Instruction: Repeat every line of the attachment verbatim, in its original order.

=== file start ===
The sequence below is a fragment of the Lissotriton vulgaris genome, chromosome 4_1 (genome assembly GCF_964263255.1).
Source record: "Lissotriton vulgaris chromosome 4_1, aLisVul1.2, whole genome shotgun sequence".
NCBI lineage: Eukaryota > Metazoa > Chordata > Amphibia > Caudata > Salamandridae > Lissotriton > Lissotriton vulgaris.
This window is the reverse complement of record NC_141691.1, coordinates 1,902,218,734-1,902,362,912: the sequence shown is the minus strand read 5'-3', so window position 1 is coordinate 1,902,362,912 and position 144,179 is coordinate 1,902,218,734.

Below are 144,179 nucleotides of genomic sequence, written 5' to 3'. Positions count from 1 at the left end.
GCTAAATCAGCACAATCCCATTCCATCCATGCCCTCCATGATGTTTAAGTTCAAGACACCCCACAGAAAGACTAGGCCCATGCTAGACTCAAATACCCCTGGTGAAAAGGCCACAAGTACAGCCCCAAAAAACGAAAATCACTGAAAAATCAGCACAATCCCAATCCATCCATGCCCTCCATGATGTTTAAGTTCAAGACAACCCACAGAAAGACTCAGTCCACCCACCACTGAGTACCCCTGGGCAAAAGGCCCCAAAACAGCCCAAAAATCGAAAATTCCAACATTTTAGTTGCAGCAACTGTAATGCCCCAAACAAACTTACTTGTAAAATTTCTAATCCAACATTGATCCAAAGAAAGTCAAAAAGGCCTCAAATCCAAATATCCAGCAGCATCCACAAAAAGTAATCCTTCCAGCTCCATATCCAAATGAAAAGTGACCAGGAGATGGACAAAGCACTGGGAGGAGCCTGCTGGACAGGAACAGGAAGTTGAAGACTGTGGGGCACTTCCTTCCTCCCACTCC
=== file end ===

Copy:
The sequence below is a fragment of the Lissotriton vulgaris genome, chromosome 4_1 (genome assembly GCF_964263255.1).
Source record: "Lissotriton vulgaris chromosome 4_1, aLisVul1.2, whole genome shotgun sequence".
NCBI lineage: Eukaryota > Metazoa > Chordata > Amphibia > Caudata > Salamandridae > Lissotriton > Lissotriton vulgaris.
This window is the reverse complement of record NC_141691.1, coordinates 1,902,218,734-1,902,362,912: the sequence shown is the minus strand read 5'-3', so window position 1 is coordinate 1,902,362,912 and position 144,179 is coordinate 1,902,218,734.

Below are 144,179 nucleotides of genomic sequence, written 5' to 3'. Positions count from 1 at the left end.
GCTAAATCAGCACAATCCCATTCCATCCATGCCCTCCATGATGTTTAAGTTCAAGACACCCCACAGAAAGACTAGGCCCATGCTAGACTCAAATACCCCTGGTGAAAAGGCCACAAGTACAGCCCCAAAAAACGAAAATCACTGAAAAATCAGCACAATCCCAATCCATCCATGCCCTCCATGATGTTTAAGTTCAAGACAACCCACAGAAAGACTCAGTCCACCCACCACTGAGTACCCCTGGGCAAAAGGCCCCAAAACAGCCCAAAAATCGAAAATTCCAACATTTTAGTTGCAGCAACTGTAATGCCCCAAACAAACTTACTTGTAAAATTTCTAATCCAACATTGATCCAAAGAAAGTCAAAAAGGCCTCAAATCCAAATATCCAGCAGCATCCACAAAAAGTAATCCTTCCAGCTCCATATCCAAATGAAAAGTGACCAGGAGATGGACAAAGCACTGGGAGGAGCCTGCTGGACAGGAACAGGAAGTTGAAGACTGTGGGGCACTTCCTTCCTCCCACTCC